A new company is looking to land a punch in the fight against concussions by providing youth athletes with technologically enhanced mouth guards.
Force Impact Technologies (FIT) has developed a mouth guard— called the FITGuard— that is outfitted with LED lights meant to alert coaches and players of a potentially traumatizing head impact.
“We’re targeting youth athletes because research shows concussions and mild-trauma brain injuries are starting far earlier than people realize,” Bob Merriman, co-founder and chief operating officer of FIT, told FoxNews.com.
“Addressing them [concussions] at the high school level or earlier is important, but we want to get in there and call them out even earlier,” Merriman said.
According to the Centers of Disease Control and Prevention (CDC), 173,285 traumatic brain injuries— including concussions— are treated in children and adolescents from birth to 19 years every year. The CDC reports that the numbers and rates of these injuries are highest among high school athletes partaking in football and girls’ soccer.
A single concussion may have a lasting impact on the brain, resulting in long-term structural damage. A study from the New York University Langone School of Medicine found that patients who had suffered from a concussion, or mild traumatic brain injury (MTBI), had significant damage in certain portions of their brains a year after their injury.
The LEDs in the FITGuard are programmed to flash three different colors— green, blue or red— depending on the impact. Red indicates severe impact, while green indicates low impact. If the impact is not dangerous, the mouth guard will not flash any color.
Users can input their information, including sex, age and gender, into the device through an app also developed by the company.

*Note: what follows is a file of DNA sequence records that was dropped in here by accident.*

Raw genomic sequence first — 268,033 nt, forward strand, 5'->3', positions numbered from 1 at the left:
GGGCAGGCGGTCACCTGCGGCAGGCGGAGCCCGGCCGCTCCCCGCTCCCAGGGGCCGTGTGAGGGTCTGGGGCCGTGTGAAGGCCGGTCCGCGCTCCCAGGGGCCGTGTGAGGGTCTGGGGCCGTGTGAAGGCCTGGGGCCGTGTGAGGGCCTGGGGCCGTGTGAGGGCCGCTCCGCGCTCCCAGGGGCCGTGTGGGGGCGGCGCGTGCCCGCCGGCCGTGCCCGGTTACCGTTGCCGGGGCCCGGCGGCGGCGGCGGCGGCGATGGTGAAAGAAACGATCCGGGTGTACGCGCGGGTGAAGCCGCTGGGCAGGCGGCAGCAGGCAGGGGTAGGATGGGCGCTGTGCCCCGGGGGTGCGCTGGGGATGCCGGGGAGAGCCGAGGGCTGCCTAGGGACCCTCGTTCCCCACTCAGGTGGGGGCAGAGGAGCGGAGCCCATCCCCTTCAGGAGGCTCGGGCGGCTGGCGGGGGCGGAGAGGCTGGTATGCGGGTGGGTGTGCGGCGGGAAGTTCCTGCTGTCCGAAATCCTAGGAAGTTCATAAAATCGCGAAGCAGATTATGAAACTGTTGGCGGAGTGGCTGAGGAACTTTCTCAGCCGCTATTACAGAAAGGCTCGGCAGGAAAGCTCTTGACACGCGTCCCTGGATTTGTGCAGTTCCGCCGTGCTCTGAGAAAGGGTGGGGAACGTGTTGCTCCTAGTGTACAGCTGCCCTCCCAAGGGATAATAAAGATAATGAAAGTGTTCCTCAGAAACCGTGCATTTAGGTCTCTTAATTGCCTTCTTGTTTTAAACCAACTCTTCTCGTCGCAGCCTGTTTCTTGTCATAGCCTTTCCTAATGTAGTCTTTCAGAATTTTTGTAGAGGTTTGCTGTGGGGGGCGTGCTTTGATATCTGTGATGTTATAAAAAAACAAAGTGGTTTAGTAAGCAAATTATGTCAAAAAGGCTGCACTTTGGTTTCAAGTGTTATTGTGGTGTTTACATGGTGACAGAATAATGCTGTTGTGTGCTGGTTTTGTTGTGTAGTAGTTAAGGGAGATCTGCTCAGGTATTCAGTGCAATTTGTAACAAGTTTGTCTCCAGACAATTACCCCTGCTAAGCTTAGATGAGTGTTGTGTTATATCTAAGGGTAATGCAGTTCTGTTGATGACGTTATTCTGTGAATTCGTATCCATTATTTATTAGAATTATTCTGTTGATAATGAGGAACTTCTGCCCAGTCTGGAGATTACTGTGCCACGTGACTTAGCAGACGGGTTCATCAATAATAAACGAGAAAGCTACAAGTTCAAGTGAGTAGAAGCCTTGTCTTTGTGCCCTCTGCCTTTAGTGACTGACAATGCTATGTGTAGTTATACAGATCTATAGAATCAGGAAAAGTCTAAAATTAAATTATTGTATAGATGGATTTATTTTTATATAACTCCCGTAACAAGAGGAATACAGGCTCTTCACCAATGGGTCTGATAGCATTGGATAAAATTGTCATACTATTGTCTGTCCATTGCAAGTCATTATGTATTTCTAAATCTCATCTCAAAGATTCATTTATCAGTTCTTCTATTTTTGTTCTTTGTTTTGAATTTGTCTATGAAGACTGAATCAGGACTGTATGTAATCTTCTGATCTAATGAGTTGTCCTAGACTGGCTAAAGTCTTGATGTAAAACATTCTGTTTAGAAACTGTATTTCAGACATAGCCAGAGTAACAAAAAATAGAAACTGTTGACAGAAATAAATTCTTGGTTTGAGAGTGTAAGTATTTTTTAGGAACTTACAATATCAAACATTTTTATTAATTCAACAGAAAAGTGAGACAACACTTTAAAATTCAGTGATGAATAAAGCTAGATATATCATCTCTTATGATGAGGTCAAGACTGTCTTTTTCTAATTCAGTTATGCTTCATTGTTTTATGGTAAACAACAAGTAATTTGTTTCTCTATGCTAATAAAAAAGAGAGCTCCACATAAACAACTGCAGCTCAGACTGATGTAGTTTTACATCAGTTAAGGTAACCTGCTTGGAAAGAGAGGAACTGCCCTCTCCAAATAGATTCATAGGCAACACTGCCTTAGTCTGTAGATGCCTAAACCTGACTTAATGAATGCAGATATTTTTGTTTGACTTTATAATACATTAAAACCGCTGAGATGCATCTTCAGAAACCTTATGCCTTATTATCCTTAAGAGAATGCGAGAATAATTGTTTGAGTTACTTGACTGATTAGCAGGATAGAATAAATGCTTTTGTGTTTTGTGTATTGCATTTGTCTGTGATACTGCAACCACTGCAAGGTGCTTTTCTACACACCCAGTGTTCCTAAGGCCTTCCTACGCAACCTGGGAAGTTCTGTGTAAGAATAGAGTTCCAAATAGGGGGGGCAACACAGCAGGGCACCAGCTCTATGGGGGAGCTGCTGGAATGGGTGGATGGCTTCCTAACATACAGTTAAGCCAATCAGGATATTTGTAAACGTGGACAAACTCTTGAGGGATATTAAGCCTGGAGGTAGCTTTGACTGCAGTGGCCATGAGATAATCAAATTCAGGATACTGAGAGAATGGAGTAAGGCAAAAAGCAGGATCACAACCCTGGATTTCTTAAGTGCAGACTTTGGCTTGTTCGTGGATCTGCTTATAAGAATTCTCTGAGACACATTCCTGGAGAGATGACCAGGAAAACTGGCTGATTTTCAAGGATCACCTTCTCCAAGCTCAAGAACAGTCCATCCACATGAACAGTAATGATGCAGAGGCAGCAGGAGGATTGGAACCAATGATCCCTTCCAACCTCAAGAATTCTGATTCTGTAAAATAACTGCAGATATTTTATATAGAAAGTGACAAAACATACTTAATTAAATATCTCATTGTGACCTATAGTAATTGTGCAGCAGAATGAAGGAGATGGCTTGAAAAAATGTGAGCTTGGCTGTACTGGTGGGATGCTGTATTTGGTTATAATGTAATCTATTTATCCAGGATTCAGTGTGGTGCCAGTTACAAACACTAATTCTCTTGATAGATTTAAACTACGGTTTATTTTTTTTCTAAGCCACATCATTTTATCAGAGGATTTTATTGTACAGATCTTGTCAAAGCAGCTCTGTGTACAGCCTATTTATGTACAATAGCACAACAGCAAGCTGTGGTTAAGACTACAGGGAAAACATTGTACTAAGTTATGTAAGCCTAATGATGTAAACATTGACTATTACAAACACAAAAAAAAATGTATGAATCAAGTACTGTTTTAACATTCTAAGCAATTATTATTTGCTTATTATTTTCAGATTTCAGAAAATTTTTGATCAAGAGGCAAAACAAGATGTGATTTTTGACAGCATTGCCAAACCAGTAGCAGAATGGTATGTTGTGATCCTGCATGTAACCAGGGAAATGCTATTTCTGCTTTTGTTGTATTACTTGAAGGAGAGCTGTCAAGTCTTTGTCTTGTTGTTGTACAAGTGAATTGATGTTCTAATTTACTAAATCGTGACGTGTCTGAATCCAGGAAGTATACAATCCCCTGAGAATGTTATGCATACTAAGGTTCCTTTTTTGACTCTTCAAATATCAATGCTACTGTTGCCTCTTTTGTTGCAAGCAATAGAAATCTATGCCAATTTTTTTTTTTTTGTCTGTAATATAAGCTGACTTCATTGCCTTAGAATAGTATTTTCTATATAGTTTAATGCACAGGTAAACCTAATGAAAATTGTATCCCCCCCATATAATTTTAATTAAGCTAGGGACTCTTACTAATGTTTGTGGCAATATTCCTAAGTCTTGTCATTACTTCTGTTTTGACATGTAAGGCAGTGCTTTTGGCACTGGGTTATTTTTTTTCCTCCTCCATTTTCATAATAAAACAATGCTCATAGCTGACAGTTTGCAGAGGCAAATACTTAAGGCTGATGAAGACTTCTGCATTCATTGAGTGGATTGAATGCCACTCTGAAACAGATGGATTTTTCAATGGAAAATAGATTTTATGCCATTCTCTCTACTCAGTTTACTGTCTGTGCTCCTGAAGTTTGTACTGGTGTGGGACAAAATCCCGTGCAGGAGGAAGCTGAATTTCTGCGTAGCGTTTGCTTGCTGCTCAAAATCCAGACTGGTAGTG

“Research shows males and females have different sensitivity to concussions, but so do adults and children below 13 or 14 years of age,” Merriam said.
The mouth guard stores data from an impact and is paired with a Bluetooth or mobile device so that information can be downloaded and patterns monitored. Data is stored in a cloud, which allows a user to go back to previous recorded impacts, according to Merriam.
The company focused on a product that can be molded to the upper-rear molars after consulting with University of Southern California pediatricians and an orthodontist with more than 15 years’ experience.
“They advised us that a device that is affixed to the upper-rear molars has the highest correlation to the center of the brain,” Merriam said. The front of the FITGuard is outfitted with technology which measures linear and angular acceleration as well as duration of the impact.
Dr. Adam Bartsch, a mechanical engineer and researcher whom FoxNews.com previously consulted for coverage of the Jolt Sensor— a clip on device meant to measure head impact— also said that the industry should be aiming for a device that could attach to the teeth.
“Probably the worst thing you can do if you are trying to accurately or precisely measure impact is attach it to hair, helmet, padding,” Bartsch told FoxNews.com.
The company emphasizes that the device is not meant to diagnose concussions, but rather indicate to a coach or parent when an athlete needs further evaluation.
“Our overall goal is to raise awareness about a condition called second impact syndrome,” Merriam said. Second impact syndrome occurs when an athlete re-enters play too quickly and a second injury occurs. The results can be fatal.
Another consequence of second impact syndrome can be chronic traumatic encephalopathy (CTE), which can only be diagnosed during an autopsy. CTE can cause a patient to suffer memory loss, aggression, confusion and depression, according to the Cleveland Clinic.
“It [second impact syndrome] impacts children exponentially more than adults— that’s why you don’t see NFL players dying, or college players, but unfortunately it seems every year a few high school players lose their lives,” Merriam said.
The FITGuard, which comes with a rechargeable case, is slated to begin clinical testing later this year at USC, and the company is preparing for the first production run of the beta unit with field testing planned for early next year.
The washable, water-proof mouth guard will initially be priced at $129, with a goal of offering the product for under $100. A custom mouth guard for athletes with braces will also be licensed to dentists, Merriam said.
The company is providing production updates on its Indiegogo page.